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  11. I always wear a horrible, ugly waistpack. My hands are free and essentials are at hand. It's not pretty. There are ALWAYS tissues in my bag; you can never be sure there's toilet tissue at your destination.

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    1. My mum used to do the same so she had her hands free to manage us kids and could carry the various things children always seem to need whenever they leave the house. It's a pity they're such ugly things, but at least they're convenient!

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  12. What maddens me most about women's clothes with absent or inadequate pockets is that they have FAKE pockets. Sometimes it's the work of a few minutes to open them up but often they aren't a pocket at all.

    At home I almost always wear jeans with 4 pockets and belt loops and my outdoor winter coat has ALL the pockets in the world. Work clothes however just don't have pockets and it's maddening as I have no where to put a pen, or a piece of paper, or a note.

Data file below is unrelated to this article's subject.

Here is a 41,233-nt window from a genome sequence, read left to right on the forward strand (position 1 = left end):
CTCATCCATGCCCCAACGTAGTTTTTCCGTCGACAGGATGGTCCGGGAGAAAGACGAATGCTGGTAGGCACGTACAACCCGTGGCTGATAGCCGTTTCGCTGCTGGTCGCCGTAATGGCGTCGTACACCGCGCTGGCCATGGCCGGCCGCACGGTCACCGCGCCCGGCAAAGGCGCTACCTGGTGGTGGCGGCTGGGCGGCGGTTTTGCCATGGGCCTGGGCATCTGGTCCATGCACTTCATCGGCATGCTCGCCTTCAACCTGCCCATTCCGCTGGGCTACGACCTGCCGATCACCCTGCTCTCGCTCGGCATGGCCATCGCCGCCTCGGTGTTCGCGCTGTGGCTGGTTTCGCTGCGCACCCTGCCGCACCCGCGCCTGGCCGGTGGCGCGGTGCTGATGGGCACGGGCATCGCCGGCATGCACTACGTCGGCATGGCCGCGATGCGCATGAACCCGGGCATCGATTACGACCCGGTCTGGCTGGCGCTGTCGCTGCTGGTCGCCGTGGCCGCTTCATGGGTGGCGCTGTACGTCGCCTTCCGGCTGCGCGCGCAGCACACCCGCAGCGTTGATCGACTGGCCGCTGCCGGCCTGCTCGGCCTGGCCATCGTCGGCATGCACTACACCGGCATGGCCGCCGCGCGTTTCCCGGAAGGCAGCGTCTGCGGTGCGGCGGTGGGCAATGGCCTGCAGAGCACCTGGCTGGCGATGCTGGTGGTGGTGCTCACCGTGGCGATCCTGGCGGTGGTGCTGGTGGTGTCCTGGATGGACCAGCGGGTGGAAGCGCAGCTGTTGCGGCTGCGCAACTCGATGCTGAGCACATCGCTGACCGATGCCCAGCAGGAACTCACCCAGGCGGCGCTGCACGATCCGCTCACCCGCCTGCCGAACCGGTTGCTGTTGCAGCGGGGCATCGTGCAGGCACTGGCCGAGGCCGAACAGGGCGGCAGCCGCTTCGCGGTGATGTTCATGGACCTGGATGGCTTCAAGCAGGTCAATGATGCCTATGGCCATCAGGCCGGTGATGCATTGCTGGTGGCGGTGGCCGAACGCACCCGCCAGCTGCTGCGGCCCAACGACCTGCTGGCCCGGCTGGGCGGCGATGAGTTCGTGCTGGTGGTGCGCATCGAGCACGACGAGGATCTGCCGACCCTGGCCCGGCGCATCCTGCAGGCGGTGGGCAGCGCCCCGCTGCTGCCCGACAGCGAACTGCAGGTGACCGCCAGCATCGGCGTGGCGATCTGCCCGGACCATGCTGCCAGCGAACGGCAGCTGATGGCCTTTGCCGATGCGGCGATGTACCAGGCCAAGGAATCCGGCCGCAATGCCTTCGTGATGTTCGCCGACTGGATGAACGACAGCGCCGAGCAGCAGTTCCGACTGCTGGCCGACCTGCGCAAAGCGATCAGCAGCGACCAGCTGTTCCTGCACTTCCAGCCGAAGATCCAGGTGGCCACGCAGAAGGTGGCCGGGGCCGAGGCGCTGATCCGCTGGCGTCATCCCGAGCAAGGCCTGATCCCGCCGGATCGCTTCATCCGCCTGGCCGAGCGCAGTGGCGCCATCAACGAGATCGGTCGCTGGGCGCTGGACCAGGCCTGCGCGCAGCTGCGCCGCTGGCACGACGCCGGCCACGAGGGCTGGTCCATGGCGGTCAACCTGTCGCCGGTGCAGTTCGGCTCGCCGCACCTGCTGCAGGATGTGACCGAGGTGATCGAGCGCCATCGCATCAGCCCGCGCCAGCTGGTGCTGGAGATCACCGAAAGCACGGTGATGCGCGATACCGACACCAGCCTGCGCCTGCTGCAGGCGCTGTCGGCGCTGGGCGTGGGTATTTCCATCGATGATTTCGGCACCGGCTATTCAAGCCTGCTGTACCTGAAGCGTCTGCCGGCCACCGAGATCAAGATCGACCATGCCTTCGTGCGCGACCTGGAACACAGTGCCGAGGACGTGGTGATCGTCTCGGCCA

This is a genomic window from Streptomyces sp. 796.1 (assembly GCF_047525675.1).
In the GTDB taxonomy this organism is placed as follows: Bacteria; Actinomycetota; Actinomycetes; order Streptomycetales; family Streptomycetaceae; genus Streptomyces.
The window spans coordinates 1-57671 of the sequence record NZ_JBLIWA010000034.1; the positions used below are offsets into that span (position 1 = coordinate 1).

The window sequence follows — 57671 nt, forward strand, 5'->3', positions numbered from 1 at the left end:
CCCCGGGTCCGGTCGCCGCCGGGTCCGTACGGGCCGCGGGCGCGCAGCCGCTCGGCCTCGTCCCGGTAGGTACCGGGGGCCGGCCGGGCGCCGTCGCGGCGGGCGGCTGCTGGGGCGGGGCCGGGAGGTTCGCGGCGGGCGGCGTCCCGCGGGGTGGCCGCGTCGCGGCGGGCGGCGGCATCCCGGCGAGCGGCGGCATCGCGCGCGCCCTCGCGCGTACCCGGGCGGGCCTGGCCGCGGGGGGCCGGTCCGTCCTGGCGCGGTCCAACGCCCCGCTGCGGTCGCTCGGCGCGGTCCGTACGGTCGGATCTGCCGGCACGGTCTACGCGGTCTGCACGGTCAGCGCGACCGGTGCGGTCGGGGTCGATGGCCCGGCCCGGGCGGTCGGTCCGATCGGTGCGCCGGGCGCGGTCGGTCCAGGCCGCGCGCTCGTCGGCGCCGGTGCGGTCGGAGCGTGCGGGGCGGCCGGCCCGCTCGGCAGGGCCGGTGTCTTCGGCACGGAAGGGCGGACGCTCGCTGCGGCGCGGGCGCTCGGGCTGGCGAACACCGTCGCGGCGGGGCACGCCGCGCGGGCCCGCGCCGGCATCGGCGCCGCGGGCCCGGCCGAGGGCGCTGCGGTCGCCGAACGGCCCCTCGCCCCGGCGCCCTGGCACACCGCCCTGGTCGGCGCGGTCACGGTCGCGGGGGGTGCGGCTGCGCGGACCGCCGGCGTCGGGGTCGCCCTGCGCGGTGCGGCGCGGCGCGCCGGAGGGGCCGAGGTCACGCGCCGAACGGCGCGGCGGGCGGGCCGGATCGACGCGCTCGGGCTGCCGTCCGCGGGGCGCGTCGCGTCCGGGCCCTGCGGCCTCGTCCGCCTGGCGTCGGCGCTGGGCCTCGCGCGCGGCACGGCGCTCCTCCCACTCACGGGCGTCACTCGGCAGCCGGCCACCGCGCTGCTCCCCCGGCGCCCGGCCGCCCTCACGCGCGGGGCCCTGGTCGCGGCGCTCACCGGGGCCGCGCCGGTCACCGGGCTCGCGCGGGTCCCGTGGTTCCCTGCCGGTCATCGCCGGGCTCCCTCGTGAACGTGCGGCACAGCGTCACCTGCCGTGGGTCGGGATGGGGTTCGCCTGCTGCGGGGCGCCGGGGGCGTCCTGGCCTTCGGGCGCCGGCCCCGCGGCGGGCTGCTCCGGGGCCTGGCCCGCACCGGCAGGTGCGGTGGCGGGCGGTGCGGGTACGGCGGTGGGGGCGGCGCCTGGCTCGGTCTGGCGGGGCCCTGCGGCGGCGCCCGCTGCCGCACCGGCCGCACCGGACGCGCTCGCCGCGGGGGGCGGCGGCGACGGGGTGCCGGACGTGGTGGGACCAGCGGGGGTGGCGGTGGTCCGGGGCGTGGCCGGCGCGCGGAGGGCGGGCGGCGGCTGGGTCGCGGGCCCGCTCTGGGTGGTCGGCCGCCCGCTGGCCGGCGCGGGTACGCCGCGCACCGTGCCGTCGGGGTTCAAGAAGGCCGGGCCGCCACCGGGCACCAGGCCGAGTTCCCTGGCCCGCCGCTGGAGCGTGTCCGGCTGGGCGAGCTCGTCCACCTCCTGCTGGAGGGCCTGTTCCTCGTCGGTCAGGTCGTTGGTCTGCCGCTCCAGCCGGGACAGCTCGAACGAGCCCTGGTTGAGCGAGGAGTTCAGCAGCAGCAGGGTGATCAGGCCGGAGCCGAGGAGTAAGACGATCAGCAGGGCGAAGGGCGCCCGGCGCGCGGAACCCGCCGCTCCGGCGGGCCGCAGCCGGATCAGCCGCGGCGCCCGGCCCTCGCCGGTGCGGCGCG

I have disabilities which affect my hands so I can't hold or manipulate objects easily. I find pockets are a good way of getting things out of my hands quickly - I'll put change from a shop in my pocket and count/sort it/put it back in my wallet later if I'm wearing home clothes, but with work clothes I have to faff about with a bag or take longer at the till while I sort my stuff out.

    I am told the reason women's clothes don't have pockets is because of the lines of the clothes - but men's clothes seem to be perfectly adequate and don't look distorted so I call that bull.